An Insomniac Games graphic arts intern, who worked on Ratchet & Clank: Into the Nexus, lost her leg in a hit-and-run accident and is facing a long recovery and financial uncertainty with medical bills and college loans. Insomniac has donated $5,000 to Ana Kessel; a fund raiser for her has been established here.
I know I don’t normally post things like this here, but this is an absolute tragedy. This is one of my former students from when I taught at Full Sail University. She is currently hospitalized and has had to have her leg amputated.
Not only does she have all of her student loans to pay off, but she is now facing medical bills upwards of $150k. They caught the guy who did it, but he was unlicensed/uninsured.
I can’t imagine the mental anguish she is going through right now, at the young age of 20 too. We can’t fix the situation, but we can at least do what we can to help a fellow artist in need.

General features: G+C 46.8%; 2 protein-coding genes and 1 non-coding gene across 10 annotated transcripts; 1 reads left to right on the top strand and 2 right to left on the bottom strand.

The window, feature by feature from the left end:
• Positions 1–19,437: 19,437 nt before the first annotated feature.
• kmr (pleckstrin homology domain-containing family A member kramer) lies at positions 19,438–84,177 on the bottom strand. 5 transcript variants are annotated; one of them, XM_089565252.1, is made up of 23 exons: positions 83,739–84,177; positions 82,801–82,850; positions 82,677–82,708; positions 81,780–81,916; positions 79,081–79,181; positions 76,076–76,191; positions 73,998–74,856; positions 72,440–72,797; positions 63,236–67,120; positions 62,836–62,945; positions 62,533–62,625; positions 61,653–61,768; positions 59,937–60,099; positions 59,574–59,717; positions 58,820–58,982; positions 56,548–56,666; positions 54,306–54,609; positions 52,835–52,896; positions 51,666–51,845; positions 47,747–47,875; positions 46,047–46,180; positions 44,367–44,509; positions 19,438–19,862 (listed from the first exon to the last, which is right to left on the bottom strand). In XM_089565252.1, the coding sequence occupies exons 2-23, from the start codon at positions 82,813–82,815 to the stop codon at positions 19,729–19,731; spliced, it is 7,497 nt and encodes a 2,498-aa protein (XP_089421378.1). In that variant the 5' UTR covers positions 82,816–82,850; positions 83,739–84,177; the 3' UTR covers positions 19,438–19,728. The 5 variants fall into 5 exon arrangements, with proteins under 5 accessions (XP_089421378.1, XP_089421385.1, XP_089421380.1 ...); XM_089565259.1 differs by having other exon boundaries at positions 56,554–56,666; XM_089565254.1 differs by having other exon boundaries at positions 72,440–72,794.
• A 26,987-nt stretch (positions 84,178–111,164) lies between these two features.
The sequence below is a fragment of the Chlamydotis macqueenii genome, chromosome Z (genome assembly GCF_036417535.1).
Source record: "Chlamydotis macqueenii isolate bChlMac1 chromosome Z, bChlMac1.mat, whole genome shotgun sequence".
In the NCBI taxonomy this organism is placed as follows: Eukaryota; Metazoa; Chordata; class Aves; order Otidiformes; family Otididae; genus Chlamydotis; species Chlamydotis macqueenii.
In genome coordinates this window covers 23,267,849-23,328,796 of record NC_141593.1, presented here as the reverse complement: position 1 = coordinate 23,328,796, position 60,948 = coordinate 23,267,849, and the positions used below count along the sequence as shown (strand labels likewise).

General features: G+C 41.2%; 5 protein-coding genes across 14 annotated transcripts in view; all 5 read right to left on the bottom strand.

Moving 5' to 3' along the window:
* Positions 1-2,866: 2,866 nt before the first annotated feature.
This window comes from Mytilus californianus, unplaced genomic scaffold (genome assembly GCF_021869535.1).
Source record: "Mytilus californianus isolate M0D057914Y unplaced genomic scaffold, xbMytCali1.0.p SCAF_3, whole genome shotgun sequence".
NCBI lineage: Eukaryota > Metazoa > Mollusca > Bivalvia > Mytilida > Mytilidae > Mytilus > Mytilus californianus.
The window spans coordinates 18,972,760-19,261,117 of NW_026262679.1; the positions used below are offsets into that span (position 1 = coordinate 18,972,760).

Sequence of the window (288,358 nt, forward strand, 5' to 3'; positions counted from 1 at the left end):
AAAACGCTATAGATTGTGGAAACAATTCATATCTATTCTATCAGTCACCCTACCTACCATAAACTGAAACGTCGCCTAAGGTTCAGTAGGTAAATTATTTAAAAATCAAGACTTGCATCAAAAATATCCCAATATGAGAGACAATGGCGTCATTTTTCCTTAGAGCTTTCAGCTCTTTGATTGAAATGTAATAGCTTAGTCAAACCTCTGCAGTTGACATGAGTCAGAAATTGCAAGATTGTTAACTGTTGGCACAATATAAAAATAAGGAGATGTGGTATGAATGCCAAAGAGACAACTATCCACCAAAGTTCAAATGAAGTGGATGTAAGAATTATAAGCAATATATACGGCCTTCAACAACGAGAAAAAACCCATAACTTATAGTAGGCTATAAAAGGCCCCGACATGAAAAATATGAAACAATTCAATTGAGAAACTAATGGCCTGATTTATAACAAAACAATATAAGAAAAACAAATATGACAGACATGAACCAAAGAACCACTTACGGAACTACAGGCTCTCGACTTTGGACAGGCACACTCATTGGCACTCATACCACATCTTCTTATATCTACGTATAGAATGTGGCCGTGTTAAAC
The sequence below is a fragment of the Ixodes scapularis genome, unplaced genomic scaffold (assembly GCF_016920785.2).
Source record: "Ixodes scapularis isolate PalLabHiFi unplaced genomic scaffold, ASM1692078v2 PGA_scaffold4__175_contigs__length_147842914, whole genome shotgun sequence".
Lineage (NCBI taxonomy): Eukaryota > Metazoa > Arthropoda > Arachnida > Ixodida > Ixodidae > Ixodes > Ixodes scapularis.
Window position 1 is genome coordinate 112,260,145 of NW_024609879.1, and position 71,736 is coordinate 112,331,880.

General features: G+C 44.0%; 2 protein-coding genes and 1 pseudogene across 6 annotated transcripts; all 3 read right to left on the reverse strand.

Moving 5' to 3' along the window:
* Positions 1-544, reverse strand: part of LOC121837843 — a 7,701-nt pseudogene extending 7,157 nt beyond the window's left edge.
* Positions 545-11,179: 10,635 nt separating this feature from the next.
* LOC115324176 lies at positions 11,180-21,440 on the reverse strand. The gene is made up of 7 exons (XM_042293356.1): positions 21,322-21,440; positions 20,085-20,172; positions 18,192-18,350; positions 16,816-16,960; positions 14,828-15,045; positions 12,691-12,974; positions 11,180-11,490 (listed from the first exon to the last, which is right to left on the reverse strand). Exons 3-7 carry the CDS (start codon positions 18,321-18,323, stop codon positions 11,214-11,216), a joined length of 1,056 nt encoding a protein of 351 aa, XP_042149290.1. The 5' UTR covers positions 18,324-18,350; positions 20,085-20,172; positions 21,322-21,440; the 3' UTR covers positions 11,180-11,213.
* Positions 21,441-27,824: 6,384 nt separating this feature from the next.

Please donate to Ana if you can. Every dollar helps. Please spread the word.
“One reason that people have artist’s block is that they do not respect the law of dormancy in nature. Trees don’t produce fruit all year long, constantly. They have a point where they go dormant. And when you are in a dormant period creatively, if you can arrange your life to do the technical tasks that don’t take creativity, you are essentially preparing for the spring when it will all blossom again.”—Marshall Vandruff, one of the best teachers I have ever had, on artist’s block. Said during a webinar done on Visualarium to advertise his upcoming online course on animal anatomy (source links to webinar) (via pale-afternoon)
is a word I learned from my dad when I was young and had just finished reading Madeleine L’Engle’s A Wrinkle In Time.
I told him I had been absolutely transported by the story and now felt abandoned by it, that it seemed wholly unfair. The feeling I could most closely compare it to was the nauseating stillness left when the engine of a car shuts off, which I’m not certain is entirely relatable.
Because I was a difficult child I’d been ferried often to and from offices of people who claimed some knowledge of how to deal with children like me.